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“Justice”

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Justice: What’s the Right Thing to Do? is an accidental find and a very great read (so far). I stumbled upon it at the neighborhood book and decided to take it home after perusing the first two chapters. Michael J. Sandel, a professor of government at Harvard University, seeks to bring implicit arguments over justice into the open, and to persuade liberals that there is nothing wrong with being judgmental. In debates ranging from affirmative action and surrogate parenting to abortion and same-sex marriage, we must talk, he says, about virtue and desert, not just compassion and choice. “Justice is inescapably judgmental,” he writes. “A politics emptied of substantive moral engagement makes for an impoverished civic life. It is also an open invitation to narrow, intolerant moralisms. Fundamentalists rush in where liberals fear to tread.”

Justice: What’s the Right Thing to Do?, based on a famous course that Sandel teaches, offers a discussion of what Sandel regards as the three main competing views of justice. The first of these takes welfare to be the criterion of justice. Another approach takes freedom and rights to be fundamental to justice. The third view, the one to which Sandel is himself inclined, stresses virtue. What character traits should the government, as well as society as whole, endeavor to inculcate in the population?

Belles Lettres

The Oxford Dictionary defines belles lettres as “essays, particularly of literary and artistic criticism, written and read primarily for their aesthetic effect.” In a more general sense, literature considered as a fine art. In French it literally means “beautiful letters.” More old-fashioned bookstores and library employing the Dewey Decimal system usually have a section devoted to belles lettres, which to the young, inquisitive mind that I was, remained an ambiguity.

A New Handbook of Literary Terms by David Mikics notes on belletristic style: “A piece of prose writing that is belletristic in style is characterized by a casual, yet polished and pointed, essayistic elegance. The belletristic is sometimes contrasted with the scholarly or academic: it is supposed to be free of the laborious, inert, jargon-ridden habits indulged by professors.”

In other words, the belles lettres style is individual in a sense. This is one of its most distinctive properties. Individuality in selecting language means (including stylistic devices), extremely apparent in poetic style, becomes gradually less in, let us say, publicist style, is hardly noticeable in the style of scientific prose and is entirely lacking in newspapers and in official styles.

My understanding is that prose fiction differs from general fiction in the style of prose, which has the quality of poetry and drama. Owing to this rigid criterion, it is no wonder the works of Gabriel Garcia Marquez, Toni Morrison, Mikhail Bulgakov, Virginia Woolf, and F. Scott Fitzgerald are categorized as belles lettres. The common ground of their works is that a peculiar individual selection of vocabulary and syntax, or a kind of lexical and syntactical idiosyncrasy is employed to create a context unique within the work itself.

“Mark-Down”

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I checked in at the Booking Through Thursday blog, which is the host for a weekly book meme or blogging prompt. Here is this week’s prompt:

Does the price of a book affect your decision about buying it? Do you wait for cheaper editions of books you want?

I have to stay on budget for the huge number of books I buy. So quick answer is yes. I don’t buy hardbacks unless it’s a book that I desperately want to read hot off the press. Trade paperback is my preferred edition, which is usually not available until at least 9 months after the hardback release. Publishers usually cut the price of remaining hardback stock when trade paperback is released. That’s a good time to buy discounted hardbacks. That said, I still prefer paperback. Prices of older editions also plunge when new editions become available. The truth is—who doesn’t like deal, even if it’s a slight mark-off? My local bookstores have a discount section where you can find great bargains for books that publishers would buy back. Some books are heavily discounted. It’s not uncommon that hardcovers originally priced at $20+ would be marked down to $5-$6 within a few months. The bottom line is what you pay is what you get. Heavily discounted books could be a tell-tale sign of poor writing or dreadful story. Classics—the very timelessness that makes them so—seem to do better in fighting depreciation. Except for the titles that publishers repeatedly, regularly, roll out with new rubs and editions (and therefore the older editions are marked down), classics usually don’t have discount. Paper copy of Ulysses is now $18, the annotated edition $21, Magic Mountain $17—and I almost have never seen any mark-down for new copies.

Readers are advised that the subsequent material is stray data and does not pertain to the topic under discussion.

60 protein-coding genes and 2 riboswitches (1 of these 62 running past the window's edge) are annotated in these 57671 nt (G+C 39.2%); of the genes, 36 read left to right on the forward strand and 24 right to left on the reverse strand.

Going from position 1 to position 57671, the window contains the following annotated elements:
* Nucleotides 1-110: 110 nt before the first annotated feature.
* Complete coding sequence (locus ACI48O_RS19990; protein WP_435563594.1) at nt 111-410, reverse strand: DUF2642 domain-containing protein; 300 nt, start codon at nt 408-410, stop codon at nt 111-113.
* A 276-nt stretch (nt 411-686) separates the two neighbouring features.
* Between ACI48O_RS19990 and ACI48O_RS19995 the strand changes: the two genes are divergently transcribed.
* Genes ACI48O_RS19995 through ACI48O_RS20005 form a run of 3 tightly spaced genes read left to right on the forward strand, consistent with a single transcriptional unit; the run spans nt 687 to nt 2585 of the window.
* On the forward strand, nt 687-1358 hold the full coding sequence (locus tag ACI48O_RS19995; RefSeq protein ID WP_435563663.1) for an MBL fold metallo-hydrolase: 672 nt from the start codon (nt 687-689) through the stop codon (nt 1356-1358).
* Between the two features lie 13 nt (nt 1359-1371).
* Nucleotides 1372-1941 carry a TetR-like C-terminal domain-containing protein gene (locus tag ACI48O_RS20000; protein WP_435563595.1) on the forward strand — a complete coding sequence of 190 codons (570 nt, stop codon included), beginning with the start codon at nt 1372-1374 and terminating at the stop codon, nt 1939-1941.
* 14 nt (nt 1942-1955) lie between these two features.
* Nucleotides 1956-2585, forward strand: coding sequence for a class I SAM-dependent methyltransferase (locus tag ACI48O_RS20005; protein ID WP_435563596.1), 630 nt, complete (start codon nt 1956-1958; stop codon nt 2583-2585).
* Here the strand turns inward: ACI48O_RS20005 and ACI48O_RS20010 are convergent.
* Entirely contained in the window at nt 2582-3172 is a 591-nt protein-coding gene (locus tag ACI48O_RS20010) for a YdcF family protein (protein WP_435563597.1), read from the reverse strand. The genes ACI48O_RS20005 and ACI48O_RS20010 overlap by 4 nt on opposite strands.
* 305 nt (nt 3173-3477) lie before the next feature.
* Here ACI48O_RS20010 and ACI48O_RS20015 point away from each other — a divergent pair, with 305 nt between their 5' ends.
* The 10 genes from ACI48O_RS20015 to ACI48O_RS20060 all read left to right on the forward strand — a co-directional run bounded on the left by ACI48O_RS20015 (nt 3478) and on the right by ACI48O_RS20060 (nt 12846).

[650] A Portrait of the Artist as a Young Man – James Joyce

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” I will not serve that in which I no longer believe whether it call itself my home, my fatherland or my church: and I will try to express myself in some mode of life or art as freely as I can and as wholly as I can, using for my defense the only arms I allow myself to use—silence, exile, and cunning.” (Chapter V, p.268-9)

The novel portrays Stephen Dedalus’s childhood and youth up to the age of about 20. “This race and this country and this life produced me,” declares Stephen, an alter ego, and artistic image of James Joyce himself. As a young boy growing up in Ireland during a period of political turmoil, Stephen’s Catholic faith and Irish nationality heavily influence him. The world presses on him incessantly and he cannot tolerate the painful form form of reality—the dread of boarding school life, bullying, class difference, poverty, perpetual struggle between catholic and Protestant, and a continuing quarrel with his mother.

He had known neither the pleasure of companionship with others nor the vigour of rude male health nor filial piety. Nothing stirred within his soul but a cold and cruel and loveless lust. His childhood was dead or lost and with it his soul capable of simple joys, and he was drifting amid life like the barren shell of the moon. (Chapter II, p.102)

Joyce has a cunning capacity to externalize Stephen’s consciousness. Reader is given only some highly concentrated sense of home, school, and streets that presses so intensely upon Stephen’s spirit. While he is acutely sensitive to all that happens around him, he doesn’t necessarily understand everything. As reality slowly encroaches upon his internal reveries and teenage angst, he becomes alienated from his peers as his family struggles from one property to another and his father, for whom he loses respect, from pub to pub seeking work. Straitened finance also means withdrawal from boarding school. The prize from an essay contest also becomes succor for family rent and provision. During his attendance in a prestigious day school in Dublin, Stephen, in defiance of religious upbringing, throws himself with debauched abandon.